Universal Classic Monsters Essential Collection

The Wolf Man (1941)


George Waggner’s The Wolf Man has never landed particularly high on my personal favourite Universal horror list. I’ve never been able to put my malaise into words and, unlike The Mummy and The Invisible Man, I actually found myself not looking forward to this particular re-evaluation. The major issue is how difficult I find it to relate to Larry Talbot, whose tragic fate is the very soul of the film. Unlike every other film in this collection, it’s absolutely paramount that the audience responds to Talbot as a character. Without caring about his plight I’m left with very little more than foggy sets to glom onto. Lon Chaney Jr.’s performance, though a bit petulant, isn’t the problem, nor is Jack Pierce’s make-up design (though I’m not all that fond of it, either); there’s just too much dramatic dissonance to react to The Wolf Man as anything more than a relatively entertaining B-picture. The problem is less a case of a badly told original story, it’s more a problem of the same, or similar stories being better told since. If there was one ‘monster’ that Hammer studios did better than Universal it was the Wolf Man, specifically Terence Fisher’s Curse of the Werewolf, which crawls much deeper into the psychological terror of being a victimized, repentant man-killer. Waggner (whose skill set doesn’t even begin to approach that of Whale, Browning or Freund) makes a handsome picture, but not one with much personality beyond it’s evocative cinematography, which can be mostly credited to Academy Award winning director of photography Joseph A. Valentine ( Joan of Arc, Saboteur, Shadow of a Doubt, Rope). Waggner acted as producer on other Universal horror features, including The Ghost of Frankenstein, Frankenstein Meets the Wolfman, and Phantom of the Opera (see below), but found consistent directing work in television throughout the ‘50s and ‘60s, like The Green Hornet, The Man From U.N.C.L.E., and Batman. It’s too bad none of this swinging camp made its way into The Wolf Man.

The Wolf Man has often looked particularly flat and greenish on home video and television, likely due to Waggner’s excessive use of fog effects. This new 1080p, 1.37:1 transfer goes a long way in correcting the issue and, shockingly enough, is the best I’ve ever seen the movie look. Besides generally better contrast levels, which lead to stronger blacks and whites and a deeper visual canvas, this re-master is incredibly clean and soft without sacrificing texture. I do suspect that there’s more than a tinge of digital tinkering here, similar to what appears on the Mummy disc. Film grain is constantly present, but it doesn’t look entirely natural. In fact, it sometimes looks a bit like the supposed post-DNR faux-grain applied to some of Blue Underground’s transfers. Perhaps someone let the re-mastering process get away from them this time. Suspicions aside, I don’t see any major signs of CRT scanning issues or telecine artefacts. There are hints of minor print damage and artefacts, like hair and dust throughout, especially in some stills and fades, along with some shifting frames and thin edge haloes, but its overall cleanliness is among the best in the collection. The question for fans, I suppose, will be if the cleanliness has been taken too far.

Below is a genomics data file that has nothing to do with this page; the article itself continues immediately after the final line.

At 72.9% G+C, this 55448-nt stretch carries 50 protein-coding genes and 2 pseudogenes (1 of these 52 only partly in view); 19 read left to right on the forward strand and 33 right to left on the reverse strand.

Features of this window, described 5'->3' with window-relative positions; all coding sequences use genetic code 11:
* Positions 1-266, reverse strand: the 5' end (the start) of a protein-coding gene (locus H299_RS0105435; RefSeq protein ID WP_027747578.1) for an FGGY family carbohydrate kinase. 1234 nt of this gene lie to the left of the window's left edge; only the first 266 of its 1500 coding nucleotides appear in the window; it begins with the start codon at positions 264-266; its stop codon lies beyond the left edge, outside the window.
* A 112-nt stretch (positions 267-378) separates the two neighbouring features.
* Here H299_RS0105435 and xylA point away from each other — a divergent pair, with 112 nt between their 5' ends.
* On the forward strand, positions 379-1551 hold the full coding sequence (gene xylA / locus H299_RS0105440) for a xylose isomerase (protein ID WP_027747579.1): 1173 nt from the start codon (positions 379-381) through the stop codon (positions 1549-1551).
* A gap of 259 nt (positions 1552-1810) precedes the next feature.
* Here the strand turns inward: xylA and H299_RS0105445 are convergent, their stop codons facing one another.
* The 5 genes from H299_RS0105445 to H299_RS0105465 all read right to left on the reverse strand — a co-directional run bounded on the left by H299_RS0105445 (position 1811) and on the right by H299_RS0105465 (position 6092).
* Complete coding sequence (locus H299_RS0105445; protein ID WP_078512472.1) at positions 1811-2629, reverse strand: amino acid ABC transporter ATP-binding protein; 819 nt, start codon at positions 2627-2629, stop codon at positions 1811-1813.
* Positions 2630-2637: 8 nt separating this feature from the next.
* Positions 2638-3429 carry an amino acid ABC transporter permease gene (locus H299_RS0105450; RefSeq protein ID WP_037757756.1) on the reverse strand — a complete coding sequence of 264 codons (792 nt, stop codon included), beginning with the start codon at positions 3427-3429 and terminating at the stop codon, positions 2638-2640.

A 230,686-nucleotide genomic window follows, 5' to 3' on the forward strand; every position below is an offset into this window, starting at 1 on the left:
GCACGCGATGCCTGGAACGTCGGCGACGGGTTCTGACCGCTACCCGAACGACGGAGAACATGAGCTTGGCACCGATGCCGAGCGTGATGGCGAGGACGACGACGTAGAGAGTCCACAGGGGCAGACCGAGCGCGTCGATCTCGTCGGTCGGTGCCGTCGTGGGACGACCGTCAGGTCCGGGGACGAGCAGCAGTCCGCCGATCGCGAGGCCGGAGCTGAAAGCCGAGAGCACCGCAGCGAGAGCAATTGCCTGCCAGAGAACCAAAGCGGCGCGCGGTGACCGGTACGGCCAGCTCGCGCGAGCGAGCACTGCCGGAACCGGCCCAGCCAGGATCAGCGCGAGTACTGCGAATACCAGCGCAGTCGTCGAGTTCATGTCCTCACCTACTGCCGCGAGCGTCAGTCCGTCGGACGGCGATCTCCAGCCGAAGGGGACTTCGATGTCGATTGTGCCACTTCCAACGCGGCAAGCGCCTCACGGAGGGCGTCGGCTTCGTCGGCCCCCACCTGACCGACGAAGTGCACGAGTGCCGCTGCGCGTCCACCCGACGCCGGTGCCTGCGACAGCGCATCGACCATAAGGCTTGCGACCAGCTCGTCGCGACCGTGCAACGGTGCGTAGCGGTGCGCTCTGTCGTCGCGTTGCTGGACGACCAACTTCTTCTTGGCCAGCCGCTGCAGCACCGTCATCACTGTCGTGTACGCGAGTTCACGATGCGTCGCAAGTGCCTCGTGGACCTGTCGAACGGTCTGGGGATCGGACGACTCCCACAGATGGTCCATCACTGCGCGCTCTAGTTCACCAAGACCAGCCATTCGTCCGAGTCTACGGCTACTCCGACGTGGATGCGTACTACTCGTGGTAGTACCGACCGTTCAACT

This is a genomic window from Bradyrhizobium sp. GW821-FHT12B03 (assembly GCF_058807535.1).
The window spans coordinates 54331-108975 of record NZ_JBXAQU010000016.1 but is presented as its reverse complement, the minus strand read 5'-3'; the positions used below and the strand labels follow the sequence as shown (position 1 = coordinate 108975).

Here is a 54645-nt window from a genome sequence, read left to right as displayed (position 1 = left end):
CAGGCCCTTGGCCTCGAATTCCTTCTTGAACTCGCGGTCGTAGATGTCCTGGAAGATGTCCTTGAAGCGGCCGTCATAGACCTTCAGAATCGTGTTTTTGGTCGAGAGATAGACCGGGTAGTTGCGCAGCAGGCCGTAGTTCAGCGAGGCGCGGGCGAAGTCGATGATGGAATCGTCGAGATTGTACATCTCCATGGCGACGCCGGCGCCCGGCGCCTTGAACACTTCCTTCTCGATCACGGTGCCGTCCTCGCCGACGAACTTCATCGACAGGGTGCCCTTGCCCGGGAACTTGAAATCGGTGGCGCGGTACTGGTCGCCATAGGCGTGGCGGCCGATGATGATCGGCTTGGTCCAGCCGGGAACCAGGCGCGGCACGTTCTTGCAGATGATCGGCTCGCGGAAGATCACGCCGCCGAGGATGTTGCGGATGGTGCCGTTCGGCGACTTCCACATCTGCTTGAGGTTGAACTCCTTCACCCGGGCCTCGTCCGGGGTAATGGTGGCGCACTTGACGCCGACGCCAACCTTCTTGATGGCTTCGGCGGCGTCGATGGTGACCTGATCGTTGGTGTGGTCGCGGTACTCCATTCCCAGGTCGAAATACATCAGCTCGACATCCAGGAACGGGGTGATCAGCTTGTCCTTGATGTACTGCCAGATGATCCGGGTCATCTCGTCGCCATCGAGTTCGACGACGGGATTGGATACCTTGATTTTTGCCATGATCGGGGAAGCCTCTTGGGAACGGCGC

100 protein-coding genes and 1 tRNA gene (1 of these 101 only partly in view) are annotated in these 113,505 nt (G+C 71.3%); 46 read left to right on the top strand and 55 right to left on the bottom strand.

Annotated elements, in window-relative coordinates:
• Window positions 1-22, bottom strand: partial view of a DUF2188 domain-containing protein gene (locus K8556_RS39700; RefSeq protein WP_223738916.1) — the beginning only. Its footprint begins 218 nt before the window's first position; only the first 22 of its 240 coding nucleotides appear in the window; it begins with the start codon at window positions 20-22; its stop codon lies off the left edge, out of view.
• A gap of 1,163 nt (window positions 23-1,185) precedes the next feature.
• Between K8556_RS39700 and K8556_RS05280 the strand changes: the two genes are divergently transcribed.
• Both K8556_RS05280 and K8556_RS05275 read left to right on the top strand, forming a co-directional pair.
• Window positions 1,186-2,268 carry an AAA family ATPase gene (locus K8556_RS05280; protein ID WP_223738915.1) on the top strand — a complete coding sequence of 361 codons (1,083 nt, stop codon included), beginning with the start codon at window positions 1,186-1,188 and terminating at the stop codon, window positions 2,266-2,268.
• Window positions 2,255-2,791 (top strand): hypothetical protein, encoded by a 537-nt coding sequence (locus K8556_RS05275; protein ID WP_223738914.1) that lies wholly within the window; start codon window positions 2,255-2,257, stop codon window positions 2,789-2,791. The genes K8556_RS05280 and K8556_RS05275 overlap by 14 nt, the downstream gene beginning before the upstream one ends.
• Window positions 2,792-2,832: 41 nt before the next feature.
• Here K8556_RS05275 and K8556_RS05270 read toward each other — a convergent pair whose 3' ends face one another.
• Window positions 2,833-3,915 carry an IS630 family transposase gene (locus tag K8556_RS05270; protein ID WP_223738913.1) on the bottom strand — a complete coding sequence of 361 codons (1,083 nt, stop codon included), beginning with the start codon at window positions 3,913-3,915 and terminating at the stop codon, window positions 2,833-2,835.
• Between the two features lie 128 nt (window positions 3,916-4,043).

It’s obvious that film sound had found its proper footing sometime around the ‘40s and this DTS-HD Master Audio 2.0 mono track often sounds just as good as any mono mix from a much more recent film. It’s actually less tinny than many ‘70s releases, including natural vocal performances and incidental effects (some of which are treated with heavy hands) with minimal noise-reduction effects. The spooky, foggy, forest scenes occasionally feature a bit of natural ambience, though nothing as aggressive as the sturm und drang of The Bride of Frankenstein. Charles Previn, Hans J. Salter, and Frank Skinner’s groundbreaking musical score is more the star here, including rich strings, nice, round horns, and surprisingly bassy timpani support. The strength of the music is often dulled for the sake of dialogue or wolf man howling, which is understandable considering the lack of stereo support.

Extras include:
  • An audio commentary with film historian Tom Weaver. Weaver finds a nice balance between the usual academic essay reading style and a more personable tone, though his personality occasionally overtakes the information, specifically when he’s dropping a snotty two-cents concerning a factoid he doesn’t believe (why share it then, Tom?).
  • Monster by Moonlight (32:40, SD), a retrospective featurette hosted by An American Werewolf in London writer/director Jon Landis including interviews with Rick Baker, screenwriter Curt Siodmak, Jan-Christopher Horak, and film music historian John Morgan.
  • The Wolf Man: From Ancient Curse to Modern Myth (10:00, SD), a brief look at the film with Joe Dante, Kim Newman, Mick Garris, Landis and Baker again, and writers Stephen Jones and John Rigby.
  • Pure in Heart: The Life and Legacy of Lon Chaney, Jr. (36:50, SD), a look at the life and career of the film’s lead actor with author Gregory Mank, Kim Newman, monsterkid.com editor Kerry Gammill, Steve Haberman, Cheny friend A.C. Lyles, actor Sid Haig, Jack Hill, and Joe Dante.
  • He Who Made Monsters: The Art and Life of Jack Pierce (25:00, SD), as seen on the The Mummy disc.
  • The Wolfman Archives slide-show/image gallery.
  • A trailer archive, including Werewolf of London, The Wolf Man, Frankenstein Meets The Wolf Man, House of Frankenstein, House of Dracula, and She-Wolf of London.
  • 100 Years of Universal: The Lot (9:30, HD)


 Universal Classic Monsters Essential Collection

 Universal Classic Monsters Essential Collection